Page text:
Viral Phone Game Helps Illiterate Pakistanis Find Job Listings

A viral phone game in Pakistan trains people to use their keypad—and gives them the skills they need to hunt for a job.

There are more than 800 million low-literate people in the world, and they have difficulty using text-based commands or automated voice services.

The global spread of mobile phones has brought new opportunities to many poor people around the world, but an estimated 800 million have trouble with text entry or automated voice systems because they are illiterate or only partly literate. And training programs are difficult to get going at sufficient scale.

In Pakistan, researchers are using a silly voice game to motivate hundreds of thousands of people to master an automated voice system—and then move on to scroll job listings this way, too.

The effort, led by researchers at Carnegie Mellon University and Pakistan’s Lahore University of Management Sciences, started last May, when just five people in service jobs at Lahore University were given a phone number to get started playing the game. As of this week, the game has more than 156,000 users involving nearly 600,000 calls, including 27,000 inquiries to a job service, all of it sustained by viral spreading alone.

Umar Saif, a computer scientist at Lahore University who currently heads the Punjab Information Technology Board, an agency of a Pakistani province, and who co-led the research (see “Improving Connectivity in Poor Nations”), says viral spread is important to any technology that hopes to move beyond isolated pilot tests in the poor world. “This is the first virally spreading speech-based service in the developing world,” he says.

In the game, called Polly, a person calls the game’s phone number and the system calls right back, gives commands to record a message to a friend, plays it back with funny effects added, and allows the person to forward the goofy version to a friend, all in the native Urdu language.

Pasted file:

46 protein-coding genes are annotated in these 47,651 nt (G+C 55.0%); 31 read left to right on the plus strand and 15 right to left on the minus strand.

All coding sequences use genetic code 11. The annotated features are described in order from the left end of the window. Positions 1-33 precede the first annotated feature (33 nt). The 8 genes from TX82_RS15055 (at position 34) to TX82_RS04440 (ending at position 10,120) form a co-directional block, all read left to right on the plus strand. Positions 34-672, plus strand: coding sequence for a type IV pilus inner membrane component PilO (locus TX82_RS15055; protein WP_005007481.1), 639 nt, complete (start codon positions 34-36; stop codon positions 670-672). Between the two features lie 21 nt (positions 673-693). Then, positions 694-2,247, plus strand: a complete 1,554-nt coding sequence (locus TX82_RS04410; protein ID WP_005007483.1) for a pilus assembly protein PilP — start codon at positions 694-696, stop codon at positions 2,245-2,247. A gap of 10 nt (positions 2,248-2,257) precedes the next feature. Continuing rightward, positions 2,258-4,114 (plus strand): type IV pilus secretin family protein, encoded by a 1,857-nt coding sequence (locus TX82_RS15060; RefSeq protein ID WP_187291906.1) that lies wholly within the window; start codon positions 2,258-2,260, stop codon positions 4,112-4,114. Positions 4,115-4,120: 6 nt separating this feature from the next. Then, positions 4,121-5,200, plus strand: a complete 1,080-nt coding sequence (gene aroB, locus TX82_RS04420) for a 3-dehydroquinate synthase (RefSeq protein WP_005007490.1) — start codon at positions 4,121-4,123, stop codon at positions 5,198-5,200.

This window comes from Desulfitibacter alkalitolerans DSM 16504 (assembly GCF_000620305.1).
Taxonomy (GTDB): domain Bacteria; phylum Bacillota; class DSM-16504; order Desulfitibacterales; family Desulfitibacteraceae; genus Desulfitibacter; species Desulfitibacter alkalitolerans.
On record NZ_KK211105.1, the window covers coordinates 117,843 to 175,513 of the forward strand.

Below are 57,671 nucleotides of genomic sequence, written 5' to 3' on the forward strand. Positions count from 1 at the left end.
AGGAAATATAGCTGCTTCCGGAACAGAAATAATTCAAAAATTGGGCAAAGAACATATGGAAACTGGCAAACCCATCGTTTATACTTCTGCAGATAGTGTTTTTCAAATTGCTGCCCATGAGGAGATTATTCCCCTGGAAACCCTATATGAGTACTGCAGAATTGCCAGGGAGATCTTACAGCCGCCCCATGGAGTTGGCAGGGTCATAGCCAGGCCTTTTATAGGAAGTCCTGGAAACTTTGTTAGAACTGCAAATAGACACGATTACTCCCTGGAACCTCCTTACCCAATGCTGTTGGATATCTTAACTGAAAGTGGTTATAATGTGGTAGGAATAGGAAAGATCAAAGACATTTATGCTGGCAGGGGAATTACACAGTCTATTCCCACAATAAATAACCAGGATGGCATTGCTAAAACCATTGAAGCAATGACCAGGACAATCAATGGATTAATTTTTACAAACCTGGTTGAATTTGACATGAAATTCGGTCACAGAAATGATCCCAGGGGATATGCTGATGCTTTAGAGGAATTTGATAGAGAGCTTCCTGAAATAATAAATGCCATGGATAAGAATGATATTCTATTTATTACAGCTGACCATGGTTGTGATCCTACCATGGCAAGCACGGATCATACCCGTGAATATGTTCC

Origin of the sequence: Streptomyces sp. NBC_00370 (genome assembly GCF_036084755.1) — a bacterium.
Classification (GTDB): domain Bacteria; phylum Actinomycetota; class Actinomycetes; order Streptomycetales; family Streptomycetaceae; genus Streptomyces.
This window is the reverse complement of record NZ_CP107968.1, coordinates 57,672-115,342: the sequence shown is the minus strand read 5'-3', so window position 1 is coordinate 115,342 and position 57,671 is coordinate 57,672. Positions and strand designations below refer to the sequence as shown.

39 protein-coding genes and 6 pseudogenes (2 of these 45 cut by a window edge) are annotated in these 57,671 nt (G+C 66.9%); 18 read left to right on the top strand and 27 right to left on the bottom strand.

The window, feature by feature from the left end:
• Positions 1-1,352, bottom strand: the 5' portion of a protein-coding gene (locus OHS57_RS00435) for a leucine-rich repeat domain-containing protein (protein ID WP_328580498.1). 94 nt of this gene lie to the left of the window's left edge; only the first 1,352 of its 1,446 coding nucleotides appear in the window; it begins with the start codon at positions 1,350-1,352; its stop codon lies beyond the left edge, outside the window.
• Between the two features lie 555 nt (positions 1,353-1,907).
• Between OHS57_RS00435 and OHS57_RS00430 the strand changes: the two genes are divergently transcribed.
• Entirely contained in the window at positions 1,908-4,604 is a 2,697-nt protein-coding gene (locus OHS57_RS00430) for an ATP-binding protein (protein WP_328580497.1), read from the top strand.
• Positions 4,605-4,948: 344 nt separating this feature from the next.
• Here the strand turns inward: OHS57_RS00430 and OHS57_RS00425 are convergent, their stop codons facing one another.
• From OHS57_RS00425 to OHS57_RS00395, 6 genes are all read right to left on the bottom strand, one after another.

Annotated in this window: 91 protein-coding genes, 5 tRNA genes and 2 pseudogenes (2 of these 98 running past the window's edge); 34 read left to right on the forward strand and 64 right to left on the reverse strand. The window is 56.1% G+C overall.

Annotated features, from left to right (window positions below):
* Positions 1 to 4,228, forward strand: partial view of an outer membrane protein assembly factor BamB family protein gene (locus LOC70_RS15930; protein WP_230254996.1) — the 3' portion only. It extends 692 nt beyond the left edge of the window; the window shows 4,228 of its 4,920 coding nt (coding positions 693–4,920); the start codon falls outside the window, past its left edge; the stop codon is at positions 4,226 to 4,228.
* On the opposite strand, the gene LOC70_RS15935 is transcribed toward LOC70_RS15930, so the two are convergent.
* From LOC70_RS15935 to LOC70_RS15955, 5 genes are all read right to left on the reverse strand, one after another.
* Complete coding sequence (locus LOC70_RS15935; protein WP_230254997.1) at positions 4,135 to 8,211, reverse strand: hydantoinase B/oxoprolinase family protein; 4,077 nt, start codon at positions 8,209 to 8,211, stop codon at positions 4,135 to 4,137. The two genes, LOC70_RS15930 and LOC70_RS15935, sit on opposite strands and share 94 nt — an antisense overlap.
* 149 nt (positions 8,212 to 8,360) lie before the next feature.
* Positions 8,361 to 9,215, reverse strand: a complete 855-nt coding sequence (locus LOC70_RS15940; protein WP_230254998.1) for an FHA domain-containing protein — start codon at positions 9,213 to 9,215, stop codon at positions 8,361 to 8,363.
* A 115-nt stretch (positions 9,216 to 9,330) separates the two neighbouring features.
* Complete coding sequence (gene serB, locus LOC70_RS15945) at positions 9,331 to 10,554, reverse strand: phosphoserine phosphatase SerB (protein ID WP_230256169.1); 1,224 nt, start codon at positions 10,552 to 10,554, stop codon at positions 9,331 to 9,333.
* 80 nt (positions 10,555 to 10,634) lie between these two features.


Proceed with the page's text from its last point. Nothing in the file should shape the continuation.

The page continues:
Doing this means following voice and key commands: you are instructed to say something, after which you must press #.  After hearing the funny effect, you press 1 to hear it again, 2 to send it to a friend, 3 to try another effect; to send the funny message to your friend, you must enter the friend’s phone number and press #.

Thus, the user has just been trained in the basics of using a customer service line or other automated voice system.  And after hooking users, the researchers scanned Pakistani newspapers for jobs appropriate to low-skilled, low-literate workers, recorded them in Urdu, and made them available for audio-browsing. In just four months, users forwarded listings to friends 22,000 times.

“This platform is the first one that I know of that demonstrates social media can spread virally amongst low-income populations,” says Bill Thies, a researcher at Microsoft Research in India. “It shows ‘viral media’ can reach beyond the Internet. Even a rural farmer who lacks a smart phone, an Internet connection, and is non-literate can record and spread voice messages through a network of almost 100,000 people.”

A paper describing the work is scheduled to be presented at a conference next month in France. Updates on the project’s progress can be found here. The work is part of a trend in research aimed at using mobile phones as a training tool to improve literacy. Such work also helps people learn how to use phones, regardless of their literacy. Other work at Microsoft Research in India, for example, built a user interface based mostly on graphical representations and giving voice feedback; no text was involved. The system was used to supply job listings to domestic workers.

Following its success in Pakistan, Polly is now being launched in the Kannada language, which is used in southwest India. There, Polly will connect users to Babajob, an agency in Bangalore that specializes in low-skill jobs. The researchers are also looking for commercial, governmental, and nongovernmental partners for other applications, such as spreading public health messages.

“My long-term goal is to provide service to low-literate and illiterate people in developing countries,” says Roni Rosenfeld, a computer scientist at CMU who co-led the research with Saif.  “But how do I reach these people and make them comfortable interacting with an automated system? This spreads and, at the same time, trains people.”

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